Sweden should introduce legislation regarding hazardous substances in construction products. This proposal is presented by the Swedish Chemicals Agency in a report to the Government today. The proposal aims to protect individuals, particularly children, from hazardous substances that may be present in the indoor environment.
“Research has shown that hazardous substances from building products can be present in the indoor environment. We propose a new regulation in Sweden, so that construction products in floors, walls and ceilings must be proven to be safe,” notes Erik Gravenfors, project manager for the government assignment at the Swedish Chemicals Agency.
It has been found that a typical indoor environment can contain approximately 500 organic compounds originating from construction products. Some of these substances can contribute to causing cancer, allergies, birth defects, impaired fertility and fetal damage. The Swedish Chemicals Agency therefore proposes today that Sweden should implement national threshold values regarding harmful chemical substances that may be emitted from building products.
It is proposed that the new regulation will apply to construction products used to construct indoor flooring, wall and ceiling sections. In several other European countries, such as Germany, France and Belgium, similar legislation is already in place.
“The objective is to contribute to a better indoor environment, and the proposal means that we introduce a minimum level of requirements for construction products. In order to minimise potential obstacles to trade, the rules are designed in the same way as those that exist in many other EU countries,” observes Erik Gravenfors.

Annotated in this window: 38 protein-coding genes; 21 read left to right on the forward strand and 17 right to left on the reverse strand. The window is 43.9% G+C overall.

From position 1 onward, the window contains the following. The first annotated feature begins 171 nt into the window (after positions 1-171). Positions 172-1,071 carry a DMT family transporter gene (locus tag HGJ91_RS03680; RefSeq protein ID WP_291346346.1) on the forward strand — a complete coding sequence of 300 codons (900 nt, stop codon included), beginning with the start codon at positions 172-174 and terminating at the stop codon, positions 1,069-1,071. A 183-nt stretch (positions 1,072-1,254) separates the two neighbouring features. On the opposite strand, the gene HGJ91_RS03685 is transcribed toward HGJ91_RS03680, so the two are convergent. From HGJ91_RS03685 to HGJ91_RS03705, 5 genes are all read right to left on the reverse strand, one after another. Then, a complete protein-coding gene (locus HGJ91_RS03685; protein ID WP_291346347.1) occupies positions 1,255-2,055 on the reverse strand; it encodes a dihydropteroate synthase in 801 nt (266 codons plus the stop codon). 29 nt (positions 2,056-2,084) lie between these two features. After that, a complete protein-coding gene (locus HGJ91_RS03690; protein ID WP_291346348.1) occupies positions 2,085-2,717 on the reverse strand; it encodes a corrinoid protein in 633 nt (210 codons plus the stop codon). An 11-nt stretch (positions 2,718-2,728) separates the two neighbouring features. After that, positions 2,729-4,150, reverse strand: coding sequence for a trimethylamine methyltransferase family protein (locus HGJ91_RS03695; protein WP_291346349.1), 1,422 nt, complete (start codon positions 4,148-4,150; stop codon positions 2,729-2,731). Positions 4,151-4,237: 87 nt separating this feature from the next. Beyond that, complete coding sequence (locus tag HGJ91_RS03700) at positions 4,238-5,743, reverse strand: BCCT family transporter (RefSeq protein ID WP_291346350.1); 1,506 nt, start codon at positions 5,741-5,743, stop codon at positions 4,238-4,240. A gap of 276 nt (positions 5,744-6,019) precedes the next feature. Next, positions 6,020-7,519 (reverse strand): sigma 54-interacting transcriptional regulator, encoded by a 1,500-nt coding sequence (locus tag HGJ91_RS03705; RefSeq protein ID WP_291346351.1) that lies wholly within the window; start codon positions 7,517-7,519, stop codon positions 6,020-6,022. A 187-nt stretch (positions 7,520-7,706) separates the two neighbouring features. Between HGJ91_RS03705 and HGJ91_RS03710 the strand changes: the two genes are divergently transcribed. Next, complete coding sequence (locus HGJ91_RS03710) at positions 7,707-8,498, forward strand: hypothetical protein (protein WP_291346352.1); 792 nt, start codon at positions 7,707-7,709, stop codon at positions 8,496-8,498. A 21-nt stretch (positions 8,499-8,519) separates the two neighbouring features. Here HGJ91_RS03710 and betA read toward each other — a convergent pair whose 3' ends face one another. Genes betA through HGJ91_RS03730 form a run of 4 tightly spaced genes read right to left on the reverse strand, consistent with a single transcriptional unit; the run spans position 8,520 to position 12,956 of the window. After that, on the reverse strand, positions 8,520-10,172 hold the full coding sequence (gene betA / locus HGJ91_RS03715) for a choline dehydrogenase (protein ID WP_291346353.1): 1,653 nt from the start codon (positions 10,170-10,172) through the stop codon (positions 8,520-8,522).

Today’s report is the Swedish Chemicals Agency’s response to a mandate from the Government to investigate the need for a national regulation concerning hazardous substances in construction products. The Swedish Chemicals Agency has developed the proposal after consultation with the National Board of Housing, Building and Planning, and the Public Health Agency of Sweden. The Swedish Chemicals Agency has also consulted with representatives of industry associations, governmental agencies, assessment systems for building products and NGOs including environmental protection organisations, as well as property owners, entrepreneurs and scientists.
Read the full report (PDF, in Swedish, summary in English on page 8)
For additional information, please contact:
Erik Gravenfors, Project manager, +46 8 519 41 157
The Swedish Chemicals Agency´s press service, +46 8 519 41 200, firstname.lastname@example.org
E-mail addresses to Chemicals Agency employees are written as follows: email@example.com